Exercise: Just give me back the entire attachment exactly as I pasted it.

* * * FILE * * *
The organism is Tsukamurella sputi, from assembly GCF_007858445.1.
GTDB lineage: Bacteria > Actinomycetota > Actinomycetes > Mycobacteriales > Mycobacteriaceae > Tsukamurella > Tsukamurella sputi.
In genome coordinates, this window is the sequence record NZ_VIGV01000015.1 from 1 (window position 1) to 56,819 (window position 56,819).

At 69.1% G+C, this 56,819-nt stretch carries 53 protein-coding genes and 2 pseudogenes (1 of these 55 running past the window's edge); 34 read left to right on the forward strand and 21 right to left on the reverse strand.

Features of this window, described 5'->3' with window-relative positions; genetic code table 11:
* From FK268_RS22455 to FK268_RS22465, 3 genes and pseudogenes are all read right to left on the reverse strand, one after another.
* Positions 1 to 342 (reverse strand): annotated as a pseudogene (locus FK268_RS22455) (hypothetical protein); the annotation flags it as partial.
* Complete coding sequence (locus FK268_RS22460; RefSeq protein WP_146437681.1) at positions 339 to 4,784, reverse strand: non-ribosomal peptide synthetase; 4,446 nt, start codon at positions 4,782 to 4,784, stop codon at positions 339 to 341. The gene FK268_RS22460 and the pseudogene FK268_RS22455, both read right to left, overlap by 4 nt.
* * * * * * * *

The organism is Tsukamurella sputi, from assembly GCF_007858445.1.
GTDB lineage: Bacteria > Actinomycetota > Actinomycetes > Mycobacteriales > Mycobacteriaceae > Tsukamurella > Tsukamurella sputi.
In genome coordinates, this window is the sequence record NZ_VIGV01000015.1 from 1 (window position 1) to 56,819 (window position 56,819).

At 69.1% G+C, this 56,819-nt stretch carries 53 protein-coding genes and 2 pseudogenes (1 of these 55 running past the window's edge); 34 read left to right on the forward strand and 21 right to left on the reverse strand.

Features of this window, described 5'->3' with window-relative positions; genetic code table 11:
* From FK268_RS22455 to FK268_RS22465, 3 genes and pseudogenes are all read right to left on the reverse strand, one after another.
* Positions 1 to 342 (reverse strand): annotated as a pseudogene (locus FK268_RS22455) (hypothetical protein); the annotation flags it as partial.
* Complete coding sequence (locus FK268_RS22460; RefSeq protein WP_146437681.1) at positions 339 to 4,784, reverse strand: non-ribosomal peptide synthetase; 4,446 nt, start codon at positions 4,782 to 4,784, stop codon at positions 339 to 341. The gene FK268_RS22460 and the pseudogene FK268_RS22455, both read right to left, overlap by 4 nt.